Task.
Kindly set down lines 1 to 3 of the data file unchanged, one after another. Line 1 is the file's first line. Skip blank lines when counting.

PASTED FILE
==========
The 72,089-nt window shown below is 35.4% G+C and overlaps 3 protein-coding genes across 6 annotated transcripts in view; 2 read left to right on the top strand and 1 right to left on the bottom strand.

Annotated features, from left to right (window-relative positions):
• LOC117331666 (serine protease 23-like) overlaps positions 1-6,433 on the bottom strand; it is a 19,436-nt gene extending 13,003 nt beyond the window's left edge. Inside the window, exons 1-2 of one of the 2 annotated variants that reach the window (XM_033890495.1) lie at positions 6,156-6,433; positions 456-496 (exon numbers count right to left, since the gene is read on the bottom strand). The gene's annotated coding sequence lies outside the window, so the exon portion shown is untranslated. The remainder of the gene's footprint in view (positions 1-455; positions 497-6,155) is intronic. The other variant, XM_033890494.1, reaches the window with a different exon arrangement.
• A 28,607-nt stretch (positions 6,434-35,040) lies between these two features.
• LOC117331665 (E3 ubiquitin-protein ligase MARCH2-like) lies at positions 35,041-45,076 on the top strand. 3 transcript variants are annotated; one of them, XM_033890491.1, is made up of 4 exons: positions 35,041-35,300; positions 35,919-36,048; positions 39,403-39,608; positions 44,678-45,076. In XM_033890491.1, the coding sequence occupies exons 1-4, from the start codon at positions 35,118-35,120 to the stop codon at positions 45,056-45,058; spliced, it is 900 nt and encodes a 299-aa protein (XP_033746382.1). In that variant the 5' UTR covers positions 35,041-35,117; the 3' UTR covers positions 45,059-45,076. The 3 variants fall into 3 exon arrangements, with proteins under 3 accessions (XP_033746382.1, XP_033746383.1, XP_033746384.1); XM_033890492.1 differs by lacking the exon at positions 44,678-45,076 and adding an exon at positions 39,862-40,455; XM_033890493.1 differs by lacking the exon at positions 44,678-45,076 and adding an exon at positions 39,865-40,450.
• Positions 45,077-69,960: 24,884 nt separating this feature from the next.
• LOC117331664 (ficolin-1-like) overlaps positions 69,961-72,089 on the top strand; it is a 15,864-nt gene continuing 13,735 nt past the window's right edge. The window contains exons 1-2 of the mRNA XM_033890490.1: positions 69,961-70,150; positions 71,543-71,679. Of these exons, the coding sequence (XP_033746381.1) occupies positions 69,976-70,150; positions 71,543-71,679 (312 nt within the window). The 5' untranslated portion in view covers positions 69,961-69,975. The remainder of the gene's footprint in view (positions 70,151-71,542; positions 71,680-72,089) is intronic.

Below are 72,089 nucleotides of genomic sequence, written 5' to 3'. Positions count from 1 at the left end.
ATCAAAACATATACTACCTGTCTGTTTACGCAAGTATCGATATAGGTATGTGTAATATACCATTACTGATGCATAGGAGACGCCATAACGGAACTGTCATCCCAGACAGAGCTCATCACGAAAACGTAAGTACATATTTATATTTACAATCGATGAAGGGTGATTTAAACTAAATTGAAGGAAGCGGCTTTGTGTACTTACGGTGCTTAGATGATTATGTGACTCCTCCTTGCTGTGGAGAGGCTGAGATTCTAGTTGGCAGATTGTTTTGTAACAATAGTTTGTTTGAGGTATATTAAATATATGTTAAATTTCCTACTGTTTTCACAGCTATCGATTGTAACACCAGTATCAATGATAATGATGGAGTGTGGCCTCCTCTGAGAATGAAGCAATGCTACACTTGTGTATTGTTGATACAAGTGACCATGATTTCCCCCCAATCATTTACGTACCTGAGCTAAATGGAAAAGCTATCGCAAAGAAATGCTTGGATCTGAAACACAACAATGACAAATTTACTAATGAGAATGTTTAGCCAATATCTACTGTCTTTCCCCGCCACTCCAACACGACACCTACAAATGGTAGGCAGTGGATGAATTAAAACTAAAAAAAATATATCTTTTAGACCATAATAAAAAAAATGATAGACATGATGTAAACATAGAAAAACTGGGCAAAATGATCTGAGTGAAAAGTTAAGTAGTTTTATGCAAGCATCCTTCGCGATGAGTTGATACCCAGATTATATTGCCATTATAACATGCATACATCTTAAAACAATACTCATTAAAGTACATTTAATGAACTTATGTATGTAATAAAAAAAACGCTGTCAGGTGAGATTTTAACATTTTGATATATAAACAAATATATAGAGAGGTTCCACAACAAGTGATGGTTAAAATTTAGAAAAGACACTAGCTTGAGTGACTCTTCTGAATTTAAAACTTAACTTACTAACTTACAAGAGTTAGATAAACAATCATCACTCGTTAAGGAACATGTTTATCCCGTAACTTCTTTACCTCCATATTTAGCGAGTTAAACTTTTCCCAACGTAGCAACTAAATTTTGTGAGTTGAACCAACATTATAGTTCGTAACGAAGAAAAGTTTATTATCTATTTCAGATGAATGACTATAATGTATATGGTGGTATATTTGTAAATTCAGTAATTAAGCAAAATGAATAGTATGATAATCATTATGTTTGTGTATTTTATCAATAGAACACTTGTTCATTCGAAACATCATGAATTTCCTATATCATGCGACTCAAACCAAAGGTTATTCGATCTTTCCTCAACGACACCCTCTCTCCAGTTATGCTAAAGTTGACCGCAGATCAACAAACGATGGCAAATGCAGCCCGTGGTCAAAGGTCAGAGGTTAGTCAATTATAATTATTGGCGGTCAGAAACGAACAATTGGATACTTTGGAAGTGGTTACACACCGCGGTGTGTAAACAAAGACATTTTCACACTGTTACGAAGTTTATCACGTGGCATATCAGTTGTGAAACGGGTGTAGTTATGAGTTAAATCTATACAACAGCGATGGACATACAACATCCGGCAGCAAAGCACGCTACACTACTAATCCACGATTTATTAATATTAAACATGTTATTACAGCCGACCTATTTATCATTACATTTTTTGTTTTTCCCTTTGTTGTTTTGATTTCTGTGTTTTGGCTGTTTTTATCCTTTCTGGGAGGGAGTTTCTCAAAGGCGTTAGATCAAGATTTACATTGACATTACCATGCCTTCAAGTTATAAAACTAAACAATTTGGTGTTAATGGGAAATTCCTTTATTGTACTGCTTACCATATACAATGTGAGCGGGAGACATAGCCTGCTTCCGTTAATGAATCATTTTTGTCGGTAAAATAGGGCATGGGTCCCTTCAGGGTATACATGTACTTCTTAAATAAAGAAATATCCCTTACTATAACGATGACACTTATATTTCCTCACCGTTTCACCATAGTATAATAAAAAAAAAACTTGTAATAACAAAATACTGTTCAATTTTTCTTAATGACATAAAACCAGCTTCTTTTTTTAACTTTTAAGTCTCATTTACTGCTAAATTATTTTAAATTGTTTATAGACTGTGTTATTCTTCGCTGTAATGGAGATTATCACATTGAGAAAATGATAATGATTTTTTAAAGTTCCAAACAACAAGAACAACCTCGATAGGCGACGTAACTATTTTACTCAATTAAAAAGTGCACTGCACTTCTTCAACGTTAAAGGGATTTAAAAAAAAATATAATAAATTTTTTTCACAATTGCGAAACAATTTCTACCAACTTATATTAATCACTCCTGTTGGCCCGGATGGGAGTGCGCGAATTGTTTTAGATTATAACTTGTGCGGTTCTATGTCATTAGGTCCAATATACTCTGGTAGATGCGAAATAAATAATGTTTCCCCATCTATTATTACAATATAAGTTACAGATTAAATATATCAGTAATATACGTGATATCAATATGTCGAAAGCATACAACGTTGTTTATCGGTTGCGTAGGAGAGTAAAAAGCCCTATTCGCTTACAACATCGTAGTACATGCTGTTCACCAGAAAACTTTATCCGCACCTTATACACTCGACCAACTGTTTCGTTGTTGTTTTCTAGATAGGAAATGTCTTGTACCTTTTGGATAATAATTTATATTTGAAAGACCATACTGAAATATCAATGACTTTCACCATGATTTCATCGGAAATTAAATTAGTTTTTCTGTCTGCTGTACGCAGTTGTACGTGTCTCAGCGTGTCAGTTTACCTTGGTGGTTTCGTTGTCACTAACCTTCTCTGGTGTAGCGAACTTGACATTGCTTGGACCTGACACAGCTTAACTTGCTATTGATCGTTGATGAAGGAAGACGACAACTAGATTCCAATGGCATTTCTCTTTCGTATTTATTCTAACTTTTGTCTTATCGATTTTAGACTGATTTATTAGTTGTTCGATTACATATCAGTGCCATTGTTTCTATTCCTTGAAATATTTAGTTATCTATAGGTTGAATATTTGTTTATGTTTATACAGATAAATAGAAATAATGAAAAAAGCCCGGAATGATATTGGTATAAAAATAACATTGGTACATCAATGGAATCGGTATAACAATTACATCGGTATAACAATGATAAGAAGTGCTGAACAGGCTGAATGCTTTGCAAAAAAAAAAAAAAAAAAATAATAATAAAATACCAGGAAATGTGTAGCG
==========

The 72,089-nt window shown below is 35.4% G+C and overlaps 3 protein-coding genes across 6 annotated transcripts in view; 2 read left to right on the top strand and 1 right to left on the bottom strand.

Annotated features, from left to right (window-relative positions):
• LOC117331666 (serine protease 23-like) overlaps positions 1-6,433 on the bottom strand; it is a 19,436-nt gene extending 13,003 nt beyond the window's left edge. Inside the window, exons 1-2 of one of the 2 annotated variants that reach the window (XM_033890495.1) lie at positions 6,156-6,433; positions 456-496 (exon numbers count right to left, since the gene is read on the bottom strand). The gene's annotated coding sequence lies outside the window, so the exon portion shown is untranslated. The remainder of the gene's footprint in view (positions 1-455; positions 497-6,155) is intronic. The other variant, XM_033890494.1, reaches the window with a different exon arrangement.